From 2016 to 2018, Direktorenhaus organized various exhibitions in China, some of them as part of the Handmade in Germany World Tour. The exhibitions took place in Shanghai, Macao, Shenzhen, Tianjin, Zhuhai, Beijing and other cities. On the whole, positive experiences clearly predominated — but this statement also reflects the insight that a continuous and structured development of customer relations to China definitely takes a long time.
Lesser known cities are just as interesting
In November 2016, for example, it was Shenzhen’s turn, a city we had not originally planned for. The Chinese boomtown is located in the province of Guangdong. In the south Shenzhen borders on Hong Kong. This proximity and its status as a special economic zone make Shenzhen an important city for foreign investment. We were surprised to see such a young audience; after discussions it quickly turned out that these young visitors — who would have been more likely to have been founders in the start-up scene in this country — all held not insignificant positions in various public organisations or private companies. All in all, the assumption that we will be dealing with a comparatively young clientele in China in the future was confirmed: While we still have the classic “connoisseurs” in mind in the european manufacturing and luxury environment, we see many young people looking at the products from a completely different perspective in China. In addition to typical luxury customers, according to studies these are the so-called “opinion leaders”, who account for around 30 percent of Chinese luxury consumers. These approximately nine million customers are either entrepreneurs or managers of large Chinese companies. The majority of opinion leaders are between 25 and 40 years old and mainly live in Tier 1 cities. Like the “hardcore” consumers, they are mostly well educated and often have international experience.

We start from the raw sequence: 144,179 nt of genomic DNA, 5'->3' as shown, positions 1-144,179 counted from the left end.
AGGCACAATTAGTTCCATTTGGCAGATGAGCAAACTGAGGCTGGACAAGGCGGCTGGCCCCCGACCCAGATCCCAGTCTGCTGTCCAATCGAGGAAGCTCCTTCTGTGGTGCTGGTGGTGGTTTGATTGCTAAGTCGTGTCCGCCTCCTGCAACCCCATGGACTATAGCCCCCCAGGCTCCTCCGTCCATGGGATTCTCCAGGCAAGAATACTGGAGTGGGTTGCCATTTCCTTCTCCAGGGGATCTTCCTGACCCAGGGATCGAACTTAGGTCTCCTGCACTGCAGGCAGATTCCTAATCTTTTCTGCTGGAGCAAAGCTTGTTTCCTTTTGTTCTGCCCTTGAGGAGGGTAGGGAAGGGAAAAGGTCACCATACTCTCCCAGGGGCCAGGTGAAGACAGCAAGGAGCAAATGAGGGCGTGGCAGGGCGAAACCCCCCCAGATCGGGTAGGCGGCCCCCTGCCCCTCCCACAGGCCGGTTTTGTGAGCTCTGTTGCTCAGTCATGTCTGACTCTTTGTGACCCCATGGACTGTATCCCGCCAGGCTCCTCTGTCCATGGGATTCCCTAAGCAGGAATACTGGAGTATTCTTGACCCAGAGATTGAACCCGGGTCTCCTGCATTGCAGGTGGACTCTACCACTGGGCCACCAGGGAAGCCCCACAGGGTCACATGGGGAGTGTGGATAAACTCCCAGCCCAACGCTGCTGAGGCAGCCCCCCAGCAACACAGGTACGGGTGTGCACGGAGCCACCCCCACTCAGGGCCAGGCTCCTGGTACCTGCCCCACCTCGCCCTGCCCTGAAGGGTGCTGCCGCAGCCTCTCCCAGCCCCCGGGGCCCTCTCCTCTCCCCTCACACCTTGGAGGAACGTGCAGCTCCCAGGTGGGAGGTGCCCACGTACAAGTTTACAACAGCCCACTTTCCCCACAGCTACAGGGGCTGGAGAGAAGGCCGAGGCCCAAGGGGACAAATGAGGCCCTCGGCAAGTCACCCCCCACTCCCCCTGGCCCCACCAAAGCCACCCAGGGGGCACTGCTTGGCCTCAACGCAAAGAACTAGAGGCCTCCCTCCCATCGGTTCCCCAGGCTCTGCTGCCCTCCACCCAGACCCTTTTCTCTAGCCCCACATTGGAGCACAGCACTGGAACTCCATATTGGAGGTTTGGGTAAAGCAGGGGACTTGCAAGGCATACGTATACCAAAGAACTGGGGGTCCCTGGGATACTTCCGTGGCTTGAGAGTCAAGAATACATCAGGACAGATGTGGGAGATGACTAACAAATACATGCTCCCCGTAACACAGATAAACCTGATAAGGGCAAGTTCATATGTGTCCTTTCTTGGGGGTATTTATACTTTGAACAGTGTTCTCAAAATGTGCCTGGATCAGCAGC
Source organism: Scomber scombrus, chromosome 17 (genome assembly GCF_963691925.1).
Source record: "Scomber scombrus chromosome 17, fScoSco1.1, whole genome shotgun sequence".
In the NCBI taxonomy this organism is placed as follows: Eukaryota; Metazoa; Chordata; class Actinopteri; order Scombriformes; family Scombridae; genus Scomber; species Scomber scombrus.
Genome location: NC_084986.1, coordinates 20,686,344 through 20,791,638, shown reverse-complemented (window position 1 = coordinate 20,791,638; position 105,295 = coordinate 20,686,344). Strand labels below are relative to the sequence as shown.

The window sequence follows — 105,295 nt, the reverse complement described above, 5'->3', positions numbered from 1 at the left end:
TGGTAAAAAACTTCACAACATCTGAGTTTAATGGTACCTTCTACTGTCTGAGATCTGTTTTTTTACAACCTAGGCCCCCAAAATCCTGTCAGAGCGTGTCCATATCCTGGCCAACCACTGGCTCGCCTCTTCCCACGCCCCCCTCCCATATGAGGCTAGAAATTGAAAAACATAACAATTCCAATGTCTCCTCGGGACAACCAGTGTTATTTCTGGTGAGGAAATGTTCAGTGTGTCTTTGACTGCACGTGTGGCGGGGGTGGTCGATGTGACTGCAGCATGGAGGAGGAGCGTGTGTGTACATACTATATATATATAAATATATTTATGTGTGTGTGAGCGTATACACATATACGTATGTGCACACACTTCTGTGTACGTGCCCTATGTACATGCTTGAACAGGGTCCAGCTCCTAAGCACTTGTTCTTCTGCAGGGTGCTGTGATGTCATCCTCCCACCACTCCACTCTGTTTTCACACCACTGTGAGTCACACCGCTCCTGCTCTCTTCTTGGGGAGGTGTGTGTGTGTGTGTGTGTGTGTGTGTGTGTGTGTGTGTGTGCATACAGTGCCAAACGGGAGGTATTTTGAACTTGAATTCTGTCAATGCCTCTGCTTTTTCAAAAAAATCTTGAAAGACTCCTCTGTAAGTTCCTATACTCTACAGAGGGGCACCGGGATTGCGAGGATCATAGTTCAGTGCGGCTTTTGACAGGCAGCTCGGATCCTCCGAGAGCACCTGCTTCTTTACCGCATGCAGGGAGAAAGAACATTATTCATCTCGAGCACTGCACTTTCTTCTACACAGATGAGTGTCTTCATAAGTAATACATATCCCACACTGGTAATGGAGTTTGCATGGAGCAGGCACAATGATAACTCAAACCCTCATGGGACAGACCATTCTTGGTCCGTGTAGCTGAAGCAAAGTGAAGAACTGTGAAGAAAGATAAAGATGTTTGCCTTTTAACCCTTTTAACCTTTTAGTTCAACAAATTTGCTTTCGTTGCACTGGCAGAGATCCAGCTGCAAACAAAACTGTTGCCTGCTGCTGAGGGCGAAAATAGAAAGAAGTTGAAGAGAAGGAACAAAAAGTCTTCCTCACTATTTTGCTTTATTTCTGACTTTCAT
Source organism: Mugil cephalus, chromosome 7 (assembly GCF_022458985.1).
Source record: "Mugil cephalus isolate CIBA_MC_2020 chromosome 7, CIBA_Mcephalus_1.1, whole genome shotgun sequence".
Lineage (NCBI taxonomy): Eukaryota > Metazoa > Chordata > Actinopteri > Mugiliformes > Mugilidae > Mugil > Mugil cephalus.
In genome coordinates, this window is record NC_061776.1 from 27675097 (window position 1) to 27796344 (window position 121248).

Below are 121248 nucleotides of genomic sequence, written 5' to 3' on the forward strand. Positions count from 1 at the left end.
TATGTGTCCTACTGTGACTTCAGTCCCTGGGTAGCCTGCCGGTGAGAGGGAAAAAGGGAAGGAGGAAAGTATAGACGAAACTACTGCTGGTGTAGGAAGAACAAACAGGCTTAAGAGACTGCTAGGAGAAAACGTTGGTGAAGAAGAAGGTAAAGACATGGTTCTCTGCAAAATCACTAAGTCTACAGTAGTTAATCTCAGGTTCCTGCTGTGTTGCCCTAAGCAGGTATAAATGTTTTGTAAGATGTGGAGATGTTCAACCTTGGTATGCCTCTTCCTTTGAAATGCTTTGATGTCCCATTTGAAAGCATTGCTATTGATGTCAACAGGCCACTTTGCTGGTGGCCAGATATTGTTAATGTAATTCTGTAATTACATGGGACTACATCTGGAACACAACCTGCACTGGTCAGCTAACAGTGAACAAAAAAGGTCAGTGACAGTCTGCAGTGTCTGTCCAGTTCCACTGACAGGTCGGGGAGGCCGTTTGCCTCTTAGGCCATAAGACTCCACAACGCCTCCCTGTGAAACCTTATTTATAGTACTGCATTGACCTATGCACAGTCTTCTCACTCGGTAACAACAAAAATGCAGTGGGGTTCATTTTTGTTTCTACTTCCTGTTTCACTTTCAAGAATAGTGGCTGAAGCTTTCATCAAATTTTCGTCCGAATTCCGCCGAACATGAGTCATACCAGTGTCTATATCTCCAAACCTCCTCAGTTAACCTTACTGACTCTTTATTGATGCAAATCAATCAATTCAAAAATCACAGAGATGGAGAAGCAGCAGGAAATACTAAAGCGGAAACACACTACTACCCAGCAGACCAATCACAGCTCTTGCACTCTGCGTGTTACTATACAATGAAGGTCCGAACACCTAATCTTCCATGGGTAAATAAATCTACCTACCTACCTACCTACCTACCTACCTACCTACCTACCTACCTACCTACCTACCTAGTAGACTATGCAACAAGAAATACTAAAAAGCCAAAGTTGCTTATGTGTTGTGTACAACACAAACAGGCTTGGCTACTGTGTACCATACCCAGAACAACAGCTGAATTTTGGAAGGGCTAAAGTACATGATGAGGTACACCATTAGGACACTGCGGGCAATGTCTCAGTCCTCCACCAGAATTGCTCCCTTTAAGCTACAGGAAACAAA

At the handmade exhibition in Shenzhen, we also had many conversations with people we suspected to be middle class. For these people, too, there is a classification in studies that we can subsequently use. With around 4.5 million people, these “mid-class climbers” account for around 15 percent of Chinese luxury customers. As the name suggests, they are social climbers who mostly hold middle management positions in national or international companies. Most of them are between 25 and 35 years old and are able to consume luxury goods due to their professional development.
Our exhibition in Shenzhen led to contacts from surrounding cities, which enabled us to show the Handmade in Germany show in Zhuhai at the turn of the year. The exhibition took place at the Jin Hai An Art and Cultural Center, which recently opened as a new cultural building in Zhuhai.
Zhuhai was a discovery: the city is called the “City of Romanticism”, the region is called the Chinese Riviera. For travellers, it is first and foremost an interesting border crossing to Macau. The city has hardly any natural or cultural sights, but is very popular with business people from Hong Kong or Macau as a weekend domicile. Economically, the city belongs to the up-and-coming centres of the country. The currently four golf courses (another two under construction), a racecourse, various amusement parks and other recreational opportunities make Zhuhai a popular place for the Chinese upper class.
There is no China, only regions
China is so large that it offers itself to remain in a certain regional area — despite all political centralization. Zhuhai, for example, is basically like Shenzhen to Hong Kong. Both are special economic zones founded by China on the capitalist model to benefit from the airstream of the two self-governing zones. It was not until 1979 that a fishing village developed into a city with over a million inhabitants, having become a special economic zone a year earlier. On 1653 square kilometers 1.4 million inhabitants live; in comparison, Macau is almost uninhabited. The “Handmade in Germany” exhibition met with great curiosity on the part of the predominantly young public, but also with strong interest on the part of the city’s political leadership.